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The Opening of Frontier Trade

WHILE A NUMBER OF THE TEXANS were beginning to show an interest, late in 1837, in developing a profitable trade with northern Mexico, their government was reluctant to sanction the opening of trade with the settlements along the Río Grande and beyond. Those interested in developing such a trade believed that if it were opened, the trade through the port of Matamoros, with its high customs duties, would rapidly fall into the hands of the Texans. The existing Texan policy was assisting Mexico to raise enormous revenue through the port of Matamoros, when it should be designed to cut off the trade of that port, by diverting it through Texas to the enrichment of her citizens and the coffers of her Treasury Department. In spite of the attitude of the Texan government, a profitable trade with the Mexicans on the Río Grande began to develop along the western frontier of Texas.

By June 1837, business conditions at San Antonio were reported improving rapidly, owing to an increasing number of traders arriving from the Río Grande towns.[1]  Early in 1838 information was being received at Houston almost daily from the west confirming the report that a regular system of illicit trade was developing there with the Mexicans who sought to evade the French blockade of their coast, but there was interference from Texan military authorities in that quarter who sought to close the trade. The remarkable forbearance and friendly deportment of the traders, reported the Telegraph and Texas Register, "showed that they were desirous to renew their former intimate connections with our citizens. There was a cheering prospect that a friendly intercourse would gradually extend into the interior of Chihuahua and Tamaulipas, and eventually pave the way for a lasting peace." The fact that General Johnston sanctioned the military order was regarded as strong proof of its expediency, but, continued the editor of the Telegraph,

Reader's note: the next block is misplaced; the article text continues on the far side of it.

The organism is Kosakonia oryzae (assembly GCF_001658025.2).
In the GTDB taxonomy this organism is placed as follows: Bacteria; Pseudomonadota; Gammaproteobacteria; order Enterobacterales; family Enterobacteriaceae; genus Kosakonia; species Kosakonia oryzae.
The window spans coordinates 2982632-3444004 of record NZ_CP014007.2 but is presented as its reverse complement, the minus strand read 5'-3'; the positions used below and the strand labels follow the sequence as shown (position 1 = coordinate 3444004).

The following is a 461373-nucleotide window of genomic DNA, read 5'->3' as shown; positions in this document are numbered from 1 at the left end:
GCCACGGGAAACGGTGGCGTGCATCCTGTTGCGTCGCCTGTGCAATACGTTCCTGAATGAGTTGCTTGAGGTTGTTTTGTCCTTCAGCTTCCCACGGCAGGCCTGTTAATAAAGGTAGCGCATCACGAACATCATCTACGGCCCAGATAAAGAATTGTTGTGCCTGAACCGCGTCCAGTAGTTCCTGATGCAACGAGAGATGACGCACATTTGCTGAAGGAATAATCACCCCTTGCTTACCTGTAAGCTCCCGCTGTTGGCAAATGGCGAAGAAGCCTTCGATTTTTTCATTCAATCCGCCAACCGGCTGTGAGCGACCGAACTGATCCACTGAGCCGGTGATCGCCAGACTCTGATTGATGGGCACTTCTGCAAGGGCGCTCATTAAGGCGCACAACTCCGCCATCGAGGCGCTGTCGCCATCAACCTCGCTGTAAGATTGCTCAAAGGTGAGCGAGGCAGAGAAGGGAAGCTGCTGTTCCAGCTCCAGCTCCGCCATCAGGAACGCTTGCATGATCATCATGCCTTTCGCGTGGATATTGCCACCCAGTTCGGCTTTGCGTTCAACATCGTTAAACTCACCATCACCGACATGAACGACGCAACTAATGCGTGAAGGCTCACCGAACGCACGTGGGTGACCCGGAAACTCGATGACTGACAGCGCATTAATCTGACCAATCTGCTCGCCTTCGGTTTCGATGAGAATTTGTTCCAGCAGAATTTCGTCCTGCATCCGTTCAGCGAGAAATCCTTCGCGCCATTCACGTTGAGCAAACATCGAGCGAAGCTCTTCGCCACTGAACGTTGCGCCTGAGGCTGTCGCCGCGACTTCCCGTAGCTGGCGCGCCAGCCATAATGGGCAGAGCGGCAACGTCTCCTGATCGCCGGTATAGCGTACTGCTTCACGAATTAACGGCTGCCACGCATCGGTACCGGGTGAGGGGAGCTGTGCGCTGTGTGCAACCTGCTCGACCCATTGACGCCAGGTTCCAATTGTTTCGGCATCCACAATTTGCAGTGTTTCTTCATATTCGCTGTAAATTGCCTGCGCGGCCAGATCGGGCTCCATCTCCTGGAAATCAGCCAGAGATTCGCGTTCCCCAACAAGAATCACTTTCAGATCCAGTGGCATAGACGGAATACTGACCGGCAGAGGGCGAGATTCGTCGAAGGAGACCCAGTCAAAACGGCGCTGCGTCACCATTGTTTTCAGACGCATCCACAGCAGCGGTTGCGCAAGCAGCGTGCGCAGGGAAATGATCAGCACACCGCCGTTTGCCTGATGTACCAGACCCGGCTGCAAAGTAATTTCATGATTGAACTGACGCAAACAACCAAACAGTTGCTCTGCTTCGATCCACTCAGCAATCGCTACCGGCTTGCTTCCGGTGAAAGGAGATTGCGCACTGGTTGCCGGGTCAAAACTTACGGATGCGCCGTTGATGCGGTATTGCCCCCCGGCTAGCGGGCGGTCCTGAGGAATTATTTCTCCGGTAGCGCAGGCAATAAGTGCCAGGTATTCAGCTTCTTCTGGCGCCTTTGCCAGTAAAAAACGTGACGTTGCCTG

1. Telegraph and Texas Register (Houston), July 8, 1837.

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AFTER SAN JACINTO: The Texas-Mexican Frontier, 1836-1841
Joseph Milton Nance, 1963